Parents feel that the media industry can work towards changing a culture of violence in the US.
Seventy seven percent of US parents believe violent media including video games are equally to blame for real-world violence as guns, according to parent watchdog organisation Common Sense Media.
The survey of 1,050 parents with children 18 and under found that the majority believed the media industry had the power to change America's culture of violence but that the gun industry should also play its part in addressing the issue.
In addition, 88% of parents quite reasonably stated they wanted ads for violent games, films and TV shows to be kept away from airing during programs viewed by large audiences of children and 91% wanted cinemas to not run trailers for films that were a higher age rating than the film being shown.
'Parents are clearly concerned about how violence in media may be impacting their children,'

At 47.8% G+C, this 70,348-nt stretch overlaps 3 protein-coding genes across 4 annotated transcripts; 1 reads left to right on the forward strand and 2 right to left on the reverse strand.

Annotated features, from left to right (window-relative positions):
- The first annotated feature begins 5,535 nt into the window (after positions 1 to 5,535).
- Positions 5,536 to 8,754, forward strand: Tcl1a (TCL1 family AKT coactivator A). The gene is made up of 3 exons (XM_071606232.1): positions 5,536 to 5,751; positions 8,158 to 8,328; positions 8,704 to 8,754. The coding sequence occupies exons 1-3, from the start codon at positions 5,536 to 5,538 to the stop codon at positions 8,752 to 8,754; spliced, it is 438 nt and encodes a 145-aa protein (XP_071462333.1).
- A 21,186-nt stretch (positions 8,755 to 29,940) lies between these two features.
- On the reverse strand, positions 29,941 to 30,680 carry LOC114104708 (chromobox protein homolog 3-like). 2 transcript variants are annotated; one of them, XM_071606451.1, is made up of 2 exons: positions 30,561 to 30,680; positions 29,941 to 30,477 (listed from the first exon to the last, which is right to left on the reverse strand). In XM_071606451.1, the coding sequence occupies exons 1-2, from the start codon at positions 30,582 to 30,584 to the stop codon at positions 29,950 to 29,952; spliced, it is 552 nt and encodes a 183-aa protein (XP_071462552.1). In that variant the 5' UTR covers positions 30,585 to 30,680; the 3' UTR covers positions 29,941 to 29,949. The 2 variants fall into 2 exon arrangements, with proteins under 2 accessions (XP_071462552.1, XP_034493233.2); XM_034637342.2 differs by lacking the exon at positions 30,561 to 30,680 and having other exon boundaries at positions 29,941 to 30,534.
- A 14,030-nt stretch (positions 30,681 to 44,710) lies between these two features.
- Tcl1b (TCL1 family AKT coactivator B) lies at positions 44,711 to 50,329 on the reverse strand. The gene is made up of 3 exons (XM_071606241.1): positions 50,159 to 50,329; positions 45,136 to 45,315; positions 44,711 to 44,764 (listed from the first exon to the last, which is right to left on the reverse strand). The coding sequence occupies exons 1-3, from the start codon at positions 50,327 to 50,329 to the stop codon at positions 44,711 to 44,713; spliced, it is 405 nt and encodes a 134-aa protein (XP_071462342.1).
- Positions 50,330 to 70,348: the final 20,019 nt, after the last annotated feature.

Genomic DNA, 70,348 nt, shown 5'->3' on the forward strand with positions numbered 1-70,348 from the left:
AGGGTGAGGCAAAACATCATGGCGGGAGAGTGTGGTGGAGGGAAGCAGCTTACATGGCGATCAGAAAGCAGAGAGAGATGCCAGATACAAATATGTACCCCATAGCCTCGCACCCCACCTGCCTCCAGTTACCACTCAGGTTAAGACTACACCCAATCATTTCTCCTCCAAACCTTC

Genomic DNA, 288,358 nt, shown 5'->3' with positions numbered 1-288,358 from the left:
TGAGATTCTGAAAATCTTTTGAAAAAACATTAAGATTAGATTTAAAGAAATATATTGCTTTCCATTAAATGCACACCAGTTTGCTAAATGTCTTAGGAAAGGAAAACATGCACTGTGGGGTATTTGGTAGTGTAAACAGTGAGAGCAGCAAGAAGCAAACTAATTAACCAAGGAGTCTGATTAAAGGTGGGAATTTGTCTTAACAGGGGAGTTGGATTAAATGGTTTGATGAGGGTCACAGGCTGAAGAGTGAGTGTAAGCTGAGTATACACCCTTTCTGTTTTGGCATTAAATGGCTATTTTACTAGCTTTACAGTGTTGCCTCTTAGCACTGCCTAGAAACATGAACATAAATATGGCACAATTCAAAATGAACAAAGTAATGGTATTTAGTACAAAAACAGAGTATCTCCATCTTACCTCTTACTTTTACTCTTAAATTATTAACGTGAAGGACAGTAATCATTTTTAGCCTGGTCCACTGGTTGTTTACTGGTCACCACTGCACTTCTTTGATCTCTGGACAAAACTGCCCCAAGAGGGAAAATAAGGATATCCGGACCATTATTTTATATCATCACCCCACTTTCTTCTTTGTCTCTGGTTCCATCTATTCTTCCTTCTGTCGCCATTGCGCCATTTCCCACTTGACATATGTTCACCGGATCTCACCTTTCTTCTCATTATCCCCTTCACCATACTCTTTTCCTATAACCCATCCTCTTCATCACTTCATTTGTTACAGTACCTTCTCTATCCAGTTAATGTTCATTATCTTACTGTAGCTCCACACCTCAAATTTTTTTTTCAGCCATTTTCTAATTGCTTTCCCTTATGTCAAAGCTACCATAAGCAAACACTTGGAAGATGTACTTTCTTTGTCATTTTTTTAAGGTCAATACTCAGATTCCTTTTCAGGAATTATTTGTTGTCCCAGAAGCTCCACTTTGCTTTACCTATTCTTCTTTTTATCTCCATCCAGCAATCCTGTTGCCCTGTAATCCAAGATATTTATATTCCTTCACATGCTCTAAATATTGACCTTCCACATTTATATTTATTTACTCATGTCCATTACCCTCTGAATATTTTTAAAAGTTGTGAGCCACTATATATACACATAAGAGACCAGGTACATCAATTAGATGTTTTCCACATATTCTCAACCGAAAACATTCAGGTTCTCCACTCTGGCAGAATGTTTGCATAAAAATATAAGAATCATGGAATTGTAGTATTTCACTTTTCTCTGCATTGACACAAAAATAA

said Common Sense Media chief executive James Steyer. 'Our culture of violence seems to have made it the new normal that parents who take their kids to a movie theater or gather to watch a football game are at risk of exposing them to inappropriate content that is marketing video games or films rated for more mature audiences.'
Although the blame was levelled at violent media, 75% of parents were equally concerned that easy access to guns was contributing to violence in the US.
In the wake of the tragedy at Sandy Hook where a gunman opened fire and killed 20 children and six teachers, National Rival Association vice-president Wayne LaPierre outrageously laid the blame at the feet of the video game industry, calling it out as a 'shadow industry that sells, and sows, violence against its own people'
and citing titles like Bulletstorm, Grand Theft Auto, Splatterhouse and Mortal Kombat as the problem as opposed to commenting on any issues with gun control and the widespread availability of firearms in the country.